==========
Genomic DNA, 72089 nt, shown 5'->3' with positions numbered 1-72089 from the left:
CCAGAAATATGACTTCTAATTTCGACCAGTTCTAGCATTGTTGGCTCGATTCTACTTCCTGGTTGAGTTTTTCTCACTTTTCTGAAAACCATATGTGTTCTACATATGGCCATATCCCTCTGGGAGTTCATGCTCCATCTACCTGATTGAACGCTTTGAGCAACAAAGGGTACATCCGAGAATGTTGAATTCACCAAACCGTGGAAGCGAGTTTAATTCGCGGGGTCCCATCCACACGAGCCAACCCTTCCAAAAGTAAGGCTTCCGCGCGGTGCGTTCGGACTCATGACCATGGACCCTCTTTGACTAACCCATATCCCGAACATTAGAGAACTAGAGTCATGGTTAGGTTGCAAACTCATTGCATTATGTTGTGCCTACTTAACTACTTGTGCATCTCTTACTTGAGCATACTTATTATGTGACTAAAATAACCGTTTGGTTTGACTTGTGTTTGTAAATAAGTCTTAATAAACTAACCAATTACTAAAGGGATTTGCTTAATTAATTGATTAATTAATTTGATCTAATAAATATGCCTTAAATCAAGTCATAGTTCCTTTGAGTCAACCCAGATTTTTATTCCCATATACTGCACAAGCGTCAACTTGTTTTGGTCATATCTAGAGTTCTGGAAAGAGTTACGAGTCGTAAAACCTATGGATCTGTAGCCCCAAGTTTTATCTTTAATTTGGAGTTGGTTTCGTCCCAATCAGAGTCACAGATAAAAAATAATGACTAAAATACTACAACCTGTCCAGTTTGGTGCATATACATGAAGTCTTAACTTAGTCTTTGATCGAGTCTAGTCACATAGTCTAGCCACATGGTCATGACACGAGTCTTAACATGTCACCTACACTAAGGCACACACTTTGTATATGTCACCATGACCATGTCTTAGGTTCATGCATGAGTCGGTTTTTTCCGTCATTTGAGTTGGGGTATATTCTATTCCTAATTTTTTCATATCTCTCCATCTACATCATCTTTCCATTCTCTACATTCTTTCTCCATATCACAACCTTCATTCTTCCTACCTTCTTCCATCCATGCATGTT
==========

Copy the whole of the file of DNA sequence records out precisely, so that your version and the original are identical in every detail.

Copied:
Genomic DNA, 72089 nt, shown 5'->3' with positions numbered 1-72089 from the left:
CCAGAAATATGACTTCTAATTTCGACCAGTTCTAGCATTGTTGGCTCGATTCTACTTCCTGGTTGAGTTTTTCTCACTTTTCTGAAAACCATATGTGTTCTACATATGGCCATATCCCTCTGGGAGTTCATGCTCCATCTACCTGATTGAACGCTTTGAGCAACAAAGGGTACATCCGAGAATGTTGAATTCACCAAACCGTGGAAGCGAGTTTAATTCGCGGGGTCCCATCCACACGAGCCAACCCTTCCAAAAGTAAGGCTTCCGCGCGGTGCGTTCGGACTCATGACCATGGACCCTCTTTGACTAACCCATATCCCGAACATTAGAGAACTAGAGTCATGGTTAGGTTGCAAACTCATTGCATTATGTTGTGCCTACTTAACTACTTGTGCATCTCTTACTTGAGCATACTTATTATGTGACTAAAATAACCGTTTGGTTTGACTTGTGTTTGTAAATAAGTCTTAATAAACTAACCAATTACTAAAGGGATTTGCTTAATTAATTGATTAATTAATTTGATCTAATAAATATGCCTTAAATCAAGTCATAGTTCCTTTGAGTCAACCCAGATTTTTATTCCCATATACTGCACAAGCGTCAACTTGTTTTGGTCATATCTAGAGTTCTGGAAAGAGTTACGAGTCGTAAAACCTATGGATCTGTAGCCCCAAGTTTTATCTTTAATTTGGAGTTGGTTTCGTCCCAATCAGAGTCACAGATAAAAAATAATGACTAAAATACTACAACCTGTCCAGTTTGGTGCATATACATGAAGTCTTAACTTAGTCTTTGATCGAGTCTAGTCACATAGTCTAGCCACATGGTCATGACACGAGTCTTAACATGTCACCTACACTAAGGCACACACTTTGTATATGTCACCATGACCATGTCTTAGGTTCATGCATGAGTCGGTTTTTTCCGTCATTTGAGTTGGGGTATATTCTATTCCTAATTTTTTCATATCTCTCCATCTACATCATCTTTCCATTCTCTACATTCTTTCTCCATATCACAACCTTCATTCTTCCTACCTTCTTCCATCCATGCATGTT